Pretty Power: an up-Hil’ battle

March 8th, 2013

Screen shot 2013-03-07 at 12.49.06 PM

So, for my day job I work at a reception desk at a high powered capital investment company.  I sit in the lobby across from a large screen television airing CNN all day long.  As I sit at my desk throughout the day, with the television on, my various co-workers pass through the lobby for this meeting or that trip to the kitchen. They glance at the headlines or the image on screen and then send an innocuous comment in my direction: “All these shootings have to stop,” “Looks cold out East,” “My kids won’t stop doing that Harlem Shake.” But the day Hillary Clinton had her hearing in front of the Senate for the Benghazi attacks, the comments I heard as people passed by, from men and women, were: “She’s getting old,” “She’s gained weight,” “She’s looks tired.”


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Tomie Arai – Now at the Center for Book Arts

March 7th, 2013

photo 3 copyTomie Arai is an Asian American artist based in New York. The media focus of her art practice is screen-printing; a process which allows her to apply illustrations to a range of surfaces in a complex manner. Arai creates layered assemblage, murals, sculptural objects, and installation environments. She pushes beyond trends of design and production that are synonymous with screen-printing by excavating culturally-laden topics, visually archiving oral histories, and employing marginal themes (as opposed to the mainstream and pop-art foils.)

As she began to learn what it would take to become a dedicated artist, Arai, “gravitated toward workspace programs, and groups of artists.” She learned the craft of printmaking at at Robert Blackburn‘s workshop, working alongside a range of artists from all over the world. This format of working and learning within artist-directed spaces continued in her practice as she spent time at The Basement Workshop, (founded by Faye Chiang on Elizabeth street in New York.) She currently is exhibiting work at The Center for Book Arts. Developing her practice in this pedagogical manner allowed her to hone her skill in her own time – particularly at first, as a single mother. Her modes of working came out of the direct experience and inspiration from the people surrounding her. This also provided the opportunity for her to establish her own approach, in contrast to others, that was not stereotypical, or edition-centric. Rather then methodical she uses her screens in a much more extemporaneous form once she builds up a library of symbols around any given project. EXPAND POST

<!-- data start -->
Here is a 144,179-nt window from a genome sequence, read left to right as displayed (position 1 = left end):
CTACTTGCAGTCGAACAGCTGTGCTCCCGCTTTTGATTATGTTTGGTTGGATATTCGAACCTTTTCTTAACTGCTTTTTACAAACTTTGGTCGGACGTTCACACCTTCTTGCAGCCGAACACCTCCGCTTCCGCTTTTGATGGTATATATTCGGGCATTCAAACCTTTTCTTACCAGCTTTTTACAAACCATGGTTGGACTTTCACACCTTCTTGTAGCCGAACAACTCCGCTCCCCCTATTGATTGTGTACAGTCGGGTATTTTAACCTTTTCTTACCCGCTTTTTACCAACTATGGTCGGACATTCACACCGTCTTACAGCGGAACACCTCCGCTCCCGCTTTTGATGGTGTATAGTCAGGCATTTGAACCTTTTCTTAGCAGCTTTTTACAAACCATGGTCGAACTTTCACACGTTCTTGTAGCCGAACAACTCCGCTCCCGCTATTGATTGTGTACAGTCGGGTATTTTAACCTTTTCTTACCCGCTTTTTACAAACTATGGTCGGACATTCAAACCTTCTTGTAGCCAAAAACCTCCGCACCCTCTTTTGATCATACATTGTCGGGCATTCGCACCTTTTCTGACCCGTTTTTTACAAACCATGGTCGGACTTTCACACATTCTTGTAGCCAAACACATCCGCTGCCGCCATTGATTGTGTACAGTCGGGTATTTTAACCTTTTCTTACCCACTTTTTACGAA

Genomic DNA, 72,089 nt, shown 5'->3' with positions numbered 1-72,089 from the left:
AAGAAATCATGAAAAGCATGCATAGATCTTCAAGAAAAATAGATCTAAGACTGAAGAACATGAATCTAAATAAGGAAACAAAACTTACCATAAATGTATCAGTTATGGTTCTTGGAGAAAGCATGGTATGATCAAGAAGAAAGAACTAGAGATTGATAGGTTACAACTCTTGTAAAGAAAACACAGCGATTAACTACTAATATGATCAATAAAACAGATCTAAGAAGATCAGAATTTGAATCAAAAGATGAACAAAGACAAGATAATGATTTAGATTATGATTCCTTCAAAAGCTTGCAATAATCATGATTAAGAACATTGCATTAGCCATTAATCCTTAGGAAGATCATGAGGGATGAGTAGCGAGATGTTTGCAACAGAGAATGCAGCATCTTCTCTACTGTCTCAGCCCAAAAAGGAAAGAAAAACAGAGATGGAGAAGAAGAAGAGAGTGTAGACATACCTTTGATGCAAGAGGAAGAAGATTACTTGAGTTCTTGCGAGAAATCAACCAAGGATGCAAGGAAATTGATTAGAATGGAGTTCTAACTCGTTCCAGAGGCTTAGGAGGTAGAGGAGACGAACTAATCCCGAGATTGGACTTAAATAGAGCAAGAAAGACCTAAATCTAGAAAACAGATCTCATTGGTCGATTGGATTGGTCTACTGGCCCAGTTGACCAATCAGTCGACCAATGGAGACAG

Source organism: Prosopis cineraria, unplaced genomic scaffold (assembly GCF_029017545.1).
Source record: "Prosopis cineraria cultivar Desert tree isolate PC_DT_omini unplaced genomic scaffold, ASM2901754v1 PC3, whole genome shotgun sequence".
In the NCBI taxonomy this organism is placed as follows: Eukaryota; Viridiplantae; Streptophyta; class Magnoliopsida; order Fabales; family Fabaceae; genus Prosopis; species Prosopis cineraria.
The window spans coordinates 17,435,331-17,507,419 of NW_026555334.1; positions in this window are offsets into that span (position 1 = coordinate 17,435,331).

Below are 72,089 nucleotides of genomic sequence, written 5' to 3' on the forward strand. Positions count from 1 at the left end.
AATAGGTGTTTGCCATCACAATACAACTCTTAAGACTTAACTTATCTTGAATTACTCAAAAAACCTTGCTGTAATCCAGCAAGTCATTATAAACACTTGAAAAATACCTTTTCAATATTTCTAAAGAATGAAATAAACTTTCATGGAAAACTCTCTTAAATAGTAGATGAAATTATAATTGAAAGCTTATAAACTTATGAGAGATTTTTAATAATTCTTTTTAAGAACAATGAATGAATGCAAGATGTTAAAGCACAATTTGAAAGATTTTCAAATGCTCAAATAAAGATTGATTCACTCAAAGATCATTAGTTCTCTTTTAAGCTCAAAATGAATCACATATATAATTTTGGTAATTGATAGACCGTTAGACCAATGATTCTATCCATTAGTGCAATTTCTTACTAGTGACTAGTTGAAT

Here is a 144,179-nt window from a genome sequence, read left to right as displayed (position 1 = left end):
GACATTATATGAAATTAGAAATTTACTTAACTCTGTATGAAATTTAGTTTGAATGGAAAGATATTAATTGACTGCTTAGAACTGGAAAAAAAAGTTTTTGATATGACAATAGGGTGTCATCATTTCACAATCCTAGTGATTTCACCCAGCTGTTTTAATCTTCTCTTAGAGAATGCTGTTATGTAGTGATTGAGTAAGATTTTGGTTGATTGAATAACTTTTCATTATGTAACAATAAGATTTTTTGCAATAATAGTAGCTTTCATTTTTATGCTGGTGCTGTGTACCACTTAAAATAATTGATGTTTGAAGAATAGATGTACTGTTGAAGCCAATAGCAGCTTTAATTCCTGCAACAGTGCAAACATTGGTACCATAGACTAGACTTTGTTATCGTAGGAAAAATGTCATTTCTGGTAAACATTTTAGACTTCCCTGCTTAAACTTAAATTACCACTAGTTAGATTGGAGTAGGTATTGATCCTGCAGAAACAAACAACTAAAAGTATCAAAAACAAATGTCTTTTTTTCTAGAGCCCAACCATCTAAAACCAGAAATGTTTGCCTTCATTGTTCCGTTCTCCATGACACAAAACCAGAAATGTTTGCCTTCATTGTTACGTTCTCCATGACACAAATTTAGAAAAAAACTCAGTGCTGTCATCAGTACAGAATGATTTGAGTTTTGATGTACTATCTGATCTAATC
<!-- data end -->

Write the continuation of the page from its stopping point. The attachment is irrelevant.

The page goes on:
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Sport Power

March 1st, 2013
Brandi Chastain, photographed by Robert Beck

Brandi Chastain, photographed by Robert Beck

If you are a reader of this journal, one snap judgment that might be made is that (like me) your number one pastime has not been attempting, viewing, or reading about sports. For one thing, THIS still exists. But recently, it has come to my attention that my own neglect of the physical for the so-called intellectual may be a lost opportunity.

Riffing off of this week’s achievement in diplomacy with North Korea, (thanks to U.S. sports celebrity Dennis Rodman and, more importantly, the intervention of Vice Magazine,) begs similar questions to the ones that have been a-buzz around the academy as well as the media: “How do we identify cultural capital? How do we use cultural diplomacy?” And, “What is the significance of the frequency of private individuals or agents acting in a way that effects national diplomacy/security?”

I am not actually going to try to address those questions. Sorry, but I am just a policy spectator. I can, however, provide some alternative narratives for us creative types (nerds) to interface with the athletic sector. EXPAND POST

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Artist and Activist: Tracy Ann Essoglou, PhD

February 27th, 2013

I met Tracy Ann Essoglou at the Creative Time Summit last year which focused on “confronting inequity.” We connected after attending a seminar that was lead by Steve Lambert. Like magnets, Tracy and I, along with two representatives of Reel Grrls, were drawn together to exchange statistics and contact information.

Tracy had been a part of the Women’s Action Coalition (or WAC) in the nineties which is associated with the beginnings of Third Wave Feminism. You could place WAC alongside the Guerilla Girls (still active today) and ACT UP! as another activist organization that was using strategy and aesthetics to give a voice to politically charged issues of the time.

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Eve & Vday

February 15th, 2013

vdaychartYesterday was Valentines Day, in case you didn’t notice.

A day of commerce according to The Atlantic’s findings.

One boy on the New York Subway publicly exclaimed his revelation that it was a day where everyone would be having SEX, with much delight.

It’s also a day reinforced between people who are barely acquainted. My dental hygienist and a shop clerk both bid me a “Happy Valentines Day,” wishes also conveyed by my professor (to his class of about one hundred students).

Ideally it’s a day to consider who and how much we love, and too often we scramble to find only trite and over-used symbols of those affections.

One of the few things known about St. Valentine is that he actually died on February 14th (according to Wikipedia). That sheds a slightly different light on the day, as viewed in the past. There is one modern source seeking to shed new light on the day as it is viewed in the future: Eve Ensler. EXPAND POST

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